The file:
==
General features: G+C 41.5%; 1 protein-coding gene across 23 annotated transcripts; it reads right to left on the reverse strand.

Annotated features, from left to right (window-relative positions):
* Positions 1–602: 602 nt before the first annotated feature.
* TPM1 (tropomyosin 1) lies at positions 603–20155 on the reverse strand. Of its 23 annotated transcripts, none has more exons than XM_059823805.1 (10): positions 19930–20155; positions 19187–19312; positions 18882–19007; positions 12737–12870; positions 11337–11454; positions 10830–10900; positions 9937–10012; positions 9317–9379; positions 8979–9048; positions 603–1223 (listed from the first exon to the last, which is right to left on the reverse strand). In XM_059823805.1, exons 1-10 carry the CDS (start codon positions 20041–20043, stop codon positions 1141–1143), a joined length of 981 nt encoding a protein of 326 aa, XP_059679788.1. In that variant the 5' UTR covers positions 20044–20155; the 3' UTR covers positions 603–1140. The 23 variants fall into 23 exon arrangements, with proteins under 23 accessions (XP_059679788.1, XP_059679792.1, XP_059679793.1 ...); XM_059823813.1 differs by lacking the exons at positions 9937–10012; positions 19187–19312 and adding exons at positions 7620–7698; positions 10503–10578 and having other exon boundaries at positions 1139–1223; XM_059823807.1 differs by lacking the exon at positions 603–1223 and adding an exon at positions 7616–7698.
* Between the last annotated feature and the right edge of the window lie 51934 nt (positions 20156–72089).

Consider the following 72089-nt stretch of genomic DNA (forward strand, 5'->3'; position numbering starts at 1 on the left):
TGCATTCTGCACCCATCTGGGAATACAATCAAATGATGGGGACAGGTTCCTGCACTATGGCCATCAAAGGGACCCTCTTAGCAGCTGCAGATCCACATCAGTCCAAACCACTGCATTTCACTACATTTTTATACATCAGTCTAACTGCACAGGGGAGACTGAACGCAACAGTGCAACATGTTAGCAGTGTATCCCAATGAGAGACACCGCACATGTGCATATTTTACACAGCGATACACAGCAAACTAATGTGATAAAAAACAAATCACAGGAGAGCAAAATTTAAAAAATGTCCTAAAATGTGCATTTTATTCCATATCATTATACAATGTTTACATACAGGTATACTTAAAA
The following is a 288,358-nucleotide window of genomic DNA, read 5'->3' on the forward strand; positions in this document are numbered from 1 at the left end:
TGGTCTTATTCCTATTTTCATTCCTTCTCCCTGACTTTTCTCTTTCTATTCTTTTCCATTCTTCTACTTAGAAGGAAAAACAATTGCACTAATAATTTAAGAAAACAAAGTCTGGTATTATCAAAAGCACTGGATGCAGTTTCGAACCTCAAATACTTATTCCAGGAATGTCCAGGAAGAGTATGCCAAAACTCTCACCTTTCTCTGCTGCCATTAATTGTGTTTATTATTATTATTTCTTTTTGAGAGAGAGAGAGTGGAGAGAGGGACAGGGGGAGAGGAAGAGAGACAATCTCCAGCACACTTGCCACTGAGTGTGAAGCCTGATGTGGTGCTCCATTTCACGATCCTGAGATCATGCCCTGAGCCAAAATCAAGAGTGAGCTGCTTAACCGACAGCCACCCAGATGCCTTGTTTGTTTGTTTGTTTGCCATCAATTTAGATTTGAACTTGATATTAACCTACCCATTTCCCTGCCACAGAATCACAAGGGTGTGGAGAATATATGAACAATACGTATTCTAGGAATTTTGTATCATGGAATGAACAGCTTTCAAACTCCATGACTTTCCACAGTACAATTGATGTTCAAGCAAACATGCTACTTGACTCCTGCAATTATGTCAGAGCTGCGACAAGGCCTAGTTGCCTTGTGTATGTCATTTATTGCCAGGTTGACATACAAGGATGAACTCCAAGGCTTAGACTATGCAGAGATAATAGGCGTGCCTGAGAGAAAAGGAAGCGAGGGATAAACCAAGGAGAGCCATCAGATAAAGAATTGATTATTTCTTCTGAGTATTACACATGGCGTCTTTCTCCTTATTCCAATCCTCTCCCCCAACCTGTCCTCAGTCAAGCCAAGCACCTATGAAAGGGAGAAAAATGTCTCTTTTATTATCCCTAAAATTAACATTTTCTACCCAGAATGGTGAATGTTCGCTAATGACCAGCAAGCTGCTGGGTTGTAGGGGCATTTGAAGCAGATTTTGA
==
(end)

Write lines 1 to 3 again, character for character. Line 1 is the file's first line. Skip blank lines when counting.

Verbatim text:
General features: G+C 41.5%; 1 protein-coding gene across 23 annotated transcripts; it reads right to left on the reverse strand.

Annotated features, from left to right (window-relative positions):
* Positions 1–602: 602 nt before the first annotated feature.